_threadPoolTimer = WST::ThreadPoolTimer::CreatePeriodicTimer(
        ref new WST::TimerElapsedHandler(this, &amp;SampleFrameProvider::OnFrameArrived),
        _frameDuration);
}

Respond to Stop requests

The provider must stop publishing frames and turn off the camera.

void SampleFrameProvider::Stop()
{
    // Normally, a source would communicate to underlying device that actually produces
    // the desired data.  For simplicity this sample frameprovider is a synthetic  
// source backed by a timer.

    if (_threadPoolTimer)
    {
        _threadPoolTimer->Cancel();
        _threadPoolTimer = nullptr;
    }
}

Enter or exit face authentication mode

The provider is notified when face authentication actually begins and ends via the PerceptionStartFaceAuthenticationHandler and PerceptionStopFaceAuthenticationHandler events respectively. Respond to these events if your device requires a state or mode change to support face authentication. For example, switching the camera from “RGB mode” to “IR mode” and back again.


void SampleFrameProvider:: StartFaceAuthentication ()
{
    // A request from the system to Start face authentication.  For some sensors, 
    // this can be a no-op, while other sensors must fine tune behavior
    // NOTE: if this device exposes multiple FrameProviders to support face auth,
    // StartFaceAuthentication and StopFaceAuthentication mode should be 
    // atomic between the 2 providers

    if (!_inFaceMode)
    {
        for (WDPP::IFrameProvider^ provider: _frameProviders)
        {
            safe_cast<SampleFrameProvider^>(provider)->SetFaceMode(true);
        }

        _inFaceMode = true;
    }
}

Here's how to respond to a request to exit face authentication mode.


void SampleFrameProvider::ExitFaceAuthenticationMode()
{
    // A request from the system to exit face authentication.  For some sensors, 
    // this can be a no-op, while other sensors must fine tune behavior
    // NOTE: if this device exposes multiple FrameProviders to support face auth
    // StartFaceAuthentication and StopFaceAuthentication mode should be 
    // atomic between the 2 providers

    if (_inFaceMode)
    {
        for (WDPP::IFrameProvider^ provider: _frameProviders)
        {
            safe_cast<SampleFrameProvider^>(provider)->SetFaceMode(false);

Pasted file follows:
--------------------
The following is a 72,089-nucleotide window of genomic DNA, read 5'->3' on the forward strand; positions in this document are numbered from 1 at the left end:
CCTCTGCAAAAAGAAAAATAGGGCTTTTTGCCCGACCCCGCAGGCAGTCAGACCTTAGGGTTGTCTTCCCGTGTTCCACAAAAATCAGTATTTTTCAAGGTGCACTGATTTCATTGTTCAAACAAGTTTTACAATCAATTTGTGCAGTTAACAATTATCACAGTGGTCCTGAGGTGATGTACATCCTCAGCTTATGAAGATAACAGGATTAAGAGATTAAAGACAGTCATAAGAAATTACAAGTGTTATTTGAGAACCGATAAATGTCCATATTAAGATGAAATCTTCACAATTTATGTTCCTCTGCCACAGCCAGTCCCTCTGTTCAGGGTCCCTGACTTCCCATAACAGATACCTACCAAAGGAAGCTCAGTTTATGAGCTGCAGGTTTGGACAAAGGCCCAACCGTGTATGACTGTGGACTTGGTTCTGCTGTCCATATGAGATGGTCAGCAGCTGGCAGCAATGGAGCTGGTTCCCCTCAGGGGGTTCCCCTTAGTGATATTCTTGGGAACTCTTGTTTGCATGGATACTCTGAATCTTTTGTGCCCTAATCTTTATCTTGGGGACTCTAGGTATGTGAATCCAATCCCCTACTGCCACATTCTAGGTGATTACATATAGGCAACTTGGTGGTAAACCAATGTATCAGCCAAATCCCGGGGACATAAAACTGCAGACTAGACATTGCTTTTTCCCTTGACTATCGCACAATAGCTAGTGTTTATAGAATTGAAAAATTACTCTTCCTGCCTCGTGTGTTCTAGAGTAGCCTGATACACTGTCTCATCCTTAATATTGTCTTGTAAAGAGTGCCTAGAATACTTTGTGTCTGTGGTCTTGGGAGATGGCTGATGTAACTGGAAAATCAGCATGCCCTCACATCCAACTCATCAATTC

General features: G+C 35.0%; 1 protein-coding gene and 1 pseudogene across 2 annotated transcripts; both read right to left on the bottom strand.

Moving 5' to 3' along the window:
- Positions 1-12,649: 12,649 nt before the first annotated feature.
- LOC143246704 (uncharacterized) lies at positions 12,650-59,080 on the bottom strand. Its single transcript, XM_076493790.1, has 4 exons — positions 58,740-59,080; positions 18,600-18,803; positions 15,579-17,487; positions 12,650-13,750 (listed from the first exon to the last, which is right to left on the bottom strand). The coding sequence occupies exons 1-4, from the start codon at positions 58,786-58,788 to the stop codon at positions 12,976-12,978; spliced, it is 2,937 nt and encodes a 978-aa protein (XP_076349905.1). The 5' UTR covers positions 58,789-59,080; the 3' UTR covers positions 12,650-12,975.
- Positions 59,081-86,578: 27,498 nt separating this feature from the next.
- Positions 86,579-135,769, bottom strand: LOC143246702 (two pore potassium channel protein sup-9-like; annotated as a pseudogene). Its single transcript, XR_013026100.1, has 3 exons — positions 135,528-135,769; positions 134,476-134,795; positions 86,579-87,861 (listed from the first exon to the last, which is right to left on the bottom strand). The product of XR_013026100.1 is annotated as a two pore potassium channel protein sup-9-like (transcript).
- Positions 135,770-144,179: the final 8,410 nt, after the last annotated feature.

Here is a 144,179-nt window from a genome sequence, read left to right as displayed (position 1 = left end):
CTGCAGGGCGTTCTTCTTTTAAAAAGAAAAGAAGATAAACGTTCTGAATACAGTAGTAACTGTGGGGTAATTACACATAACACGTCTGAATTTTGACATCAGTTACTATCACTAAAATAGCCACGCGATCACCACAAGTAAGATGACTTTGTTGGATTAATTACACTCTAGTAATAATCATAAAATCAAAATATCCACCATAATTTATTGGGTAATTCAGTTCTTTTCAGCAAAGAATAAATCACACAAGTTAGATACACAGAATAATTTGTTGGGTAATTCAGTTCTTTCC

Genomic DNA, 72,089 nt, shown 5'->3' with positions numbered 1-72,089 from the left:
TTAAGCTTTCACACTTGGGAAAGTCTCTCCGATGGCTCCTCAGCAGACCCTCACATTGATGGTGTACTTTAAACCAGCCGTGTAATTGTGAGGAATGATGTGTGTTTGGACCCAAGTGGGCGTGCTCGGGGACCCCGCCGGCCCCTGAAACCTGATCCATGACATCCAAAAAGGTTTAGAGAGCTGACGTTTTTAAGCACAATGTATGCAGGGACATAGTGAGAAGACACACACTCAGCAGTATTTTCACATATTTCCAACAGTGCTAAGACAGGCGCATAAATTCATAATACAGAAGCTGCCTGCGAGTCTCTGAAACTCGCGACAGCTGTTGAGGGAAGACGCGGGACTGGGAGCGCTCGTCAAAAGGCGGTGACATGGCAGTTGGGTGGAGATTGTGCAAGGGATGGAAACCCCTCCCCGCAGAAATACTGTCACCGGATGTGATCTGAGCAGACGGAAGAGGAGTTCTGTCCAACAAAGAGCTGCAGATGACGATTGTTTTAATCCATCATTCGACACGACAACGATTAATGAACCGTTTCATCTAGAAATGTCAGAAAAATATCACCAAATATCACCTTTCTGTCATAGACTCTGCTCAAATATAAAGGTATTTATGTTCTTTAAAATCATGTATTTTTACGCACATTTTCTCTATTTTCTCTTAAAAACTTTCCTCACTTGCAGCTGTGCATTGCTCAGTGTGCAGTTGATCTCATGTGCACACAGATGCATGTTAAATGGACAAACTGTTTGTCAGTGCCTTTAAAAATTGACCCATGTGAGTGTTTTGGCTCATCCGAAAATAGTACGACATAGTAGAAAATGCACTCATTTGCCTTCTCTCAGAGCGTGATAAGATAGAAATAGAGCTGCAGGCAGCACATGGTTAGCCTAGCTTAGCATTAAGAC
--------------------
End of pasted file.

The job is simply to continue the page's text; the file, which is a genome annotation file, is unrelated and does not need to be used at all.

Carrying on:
}

        _inFaceMode = false;
    }
}

Report AmbientSubtractionEnabled through IPerceptionFrameProvider.Properties

Windows Hello requires “clean IR” to perform face authentication with high accuracy, which is produced through Ambient Light Subtraction of illuminated and non-illuminated frame pairs. The IPerceptionFrameProvider is required to configure the system for this operation by setting the AmbientSubtractionEnabled property:

  • Set AmbientSubtractionEnabled=False Important Frame providers are not permitted to use custom Ambient Light Subtraction algorithms for frames passed to Windows Hello and must set AmbientSubtractionEnabled=False for face authentication.

In addition, the frame provider is required to tag each IR frame as “illuminated” or “non-illuminated” before passing it up to the system. This is performed by setting the ActiveIlluminationEnabled property according to the following situations:

  • The LED emitter is on (frame is illuminated): set ActiveIlluminationEnabled=True
  • The LED emitter is off (frame is not illuminated): set ActiveIlluminationEnabled=False

Note The Windows Hello infrared camera sample demonstrates setting AmbientSubtractionEnabled and ActiveIlluminationEnabled properties for illuminated/non-illuminated frame pairs.

Notify system that new frames are available on a frame source


void SampleFrameProvider::OnFrameArrived(/* NewFrame */)
{
    WDPP::PerceptionFrame^ frame = _allocator->AllocateFrame();
    if (frame != nullptr)
    {
        BYTE* buffer = nullptr;
        UINT32 capacity = 0;
        MemoryBufferByteAccess bufferByteAccess;
        bufferByteAccess.GetBuffer(
            reinterpret_cast<IInspectable*>(frame->FrameData), &amp;buffer, &amp;capacity);

        // copy the new content into buffer, this is just a sample
        // Ideally, the driver would fill this buffer directly
        memset(buffer, _frameCounter &amp; 0xFF, capacity);

        _frameCounter++;

    // When frame is illuminated/unilluminated pairs, make sure set property
         outputFrame->Properties->Insert(
             WDP::KnownPerceptionInfraredFrameSourceProperties::ActiveIlluminationEnabled,